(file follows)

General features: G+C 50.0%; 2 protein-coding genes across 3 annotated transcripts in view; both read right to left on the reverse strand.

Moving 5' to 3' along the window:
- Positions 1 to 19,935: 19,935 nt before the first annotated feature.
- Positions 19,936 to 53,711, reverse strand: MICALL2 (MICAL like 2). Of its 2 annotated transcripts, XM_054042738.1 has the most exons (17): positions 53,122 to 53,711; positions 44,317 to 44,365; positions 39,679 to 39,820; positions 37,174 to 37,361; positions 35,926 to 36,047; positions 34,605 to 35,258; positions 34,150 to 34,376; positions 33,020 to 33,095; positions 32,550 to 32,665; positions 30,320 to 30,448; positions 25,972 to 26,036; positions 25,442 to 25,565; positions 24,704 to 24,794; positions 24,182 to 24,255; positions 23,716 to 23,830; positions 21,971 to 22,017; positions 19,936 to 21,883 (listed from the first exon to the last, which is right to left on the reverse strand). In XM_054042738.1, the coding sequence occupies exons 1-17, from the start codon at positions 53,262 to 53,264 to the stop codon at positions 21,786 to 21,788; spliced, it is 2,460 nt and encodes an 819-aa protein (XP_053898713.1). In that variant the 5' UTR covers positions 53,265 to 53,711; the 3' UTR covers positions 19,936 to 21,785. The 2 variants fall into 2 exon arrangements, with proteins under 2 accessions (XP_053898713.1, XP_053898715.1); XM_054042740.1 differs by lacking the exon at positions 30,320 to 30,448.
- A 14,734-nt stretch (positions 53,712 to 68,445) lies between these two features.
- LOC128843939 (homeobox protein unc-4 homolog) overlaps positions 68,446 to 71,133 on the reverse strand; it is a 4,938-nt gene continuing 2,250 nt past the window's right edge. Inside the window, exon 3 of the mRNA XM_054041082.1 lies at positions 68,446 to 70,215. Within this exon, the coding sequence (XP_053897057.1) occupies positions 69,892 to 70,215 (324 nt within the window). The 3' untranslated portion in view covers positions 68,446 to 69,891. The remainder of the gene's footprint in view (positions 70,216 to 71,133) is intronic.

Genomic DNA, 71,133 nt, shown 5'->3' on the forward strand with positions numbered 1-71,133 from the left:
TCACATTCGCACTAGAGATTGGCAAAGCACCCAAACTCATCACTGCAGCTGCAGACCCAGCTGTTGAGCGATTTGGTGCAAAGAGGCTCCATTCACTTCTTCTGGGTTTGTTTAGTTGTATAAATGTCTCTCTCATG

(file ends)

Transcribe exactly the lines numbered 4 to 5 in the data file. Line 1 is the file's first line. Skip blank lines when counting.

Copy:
- Positions 19,936 to 53,711, reverse strand: MICALL2 (MICAL like 2). Of its 2 annotated transcripts, XM_054042738.1 has the most exons (17): positions 53,122 to 53,711; positions 44,317 to 44,365; positions 39,679 to 39,820; positions 37,174 to 37,361; positions 35,926 to 36,047; positions 34,605 to 35,258; positions 34,150 to 34,376; positions 33,020 to 33,095; positions 32,550 to 32,665; positions 30,320 to 30,448; positions 25,972 to 26,036; positions 25,442 to 25,565; positions 24,704 to 24,794; positions 24,182 to 24,255; positions 23,716 to 23,830; positions 21,971 to 22,017; positions 19,936 to 21,883 (listed from the first exon to the last, which is right to left on the reverse strand). In XM_054042738.1, the coding sequence occupies exons 1-17, from the start codon at positions 53,262 to 53,264 to the stop codon at positions 21,786 to 21,788; spliced, it is 2,460 nt and encodes an 819-aa protein (XP_053898713.1). In that variant the 5' UTR covers positions 53,265 to 53,711; the 3' UTR covers positions 19,936 to 21,785. The 2 variants fall into 2 exon arrangements, with proteins under 2 accessions (XP_053898713.1, XP_053898715.1); XM_054042740.1 differs by lacking the exon at positions 30,320 to 30,448.
- A 14,734-nt stretch (positions 53,712 to 68,445) lies between these two features.